An easement may be created by express written grant, by implication, by prescription, or by estoppel. An easement, such as a right of way, is created when the owner of a tenement to which the right is claimed to be appurtenant, or those under whom he claims title, have openly, peaceably, continuously, and under a claim of right adverse to the owner of the soil, and with his knowledge and acquiescence, used a way over the lands of another for as much as 15 years.
Appellee homeowners built a residence on property adjoining the appellant landowners' property. With the permission of the landowners, the homeowners used and maintained an access road owned by the landowners during the period of home construction. After the construction, the homeowners continued to use the roadway to access the public highway. The homeowners claimed a right to the use of the roadway by prescription and by estoppel. The trial court (Kentucky) determined that a right to the use of the roadway by prescription had not been established, but that it had been established by estoppel. The landowners appealed. The Supreme Court affirmed judgment.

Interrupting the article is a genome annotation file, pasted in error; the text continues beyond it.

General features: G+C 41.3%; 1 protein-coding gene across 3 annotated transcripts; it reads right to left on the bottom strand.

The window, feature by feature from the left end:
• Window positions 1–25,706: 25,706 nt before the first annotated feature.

Did appellee’s acquire the right to use the roadway by estoppel?
The use of the roadway by the homeowners to get to their home from the public highway, the use of the roadway for the construction of the residence, the general improvement of the premises, and the maintenance of the roadway, all with the actual consent of the landowners or at least with their tacit approval, clearly established that the license to use the subject roadway could not have been revoked.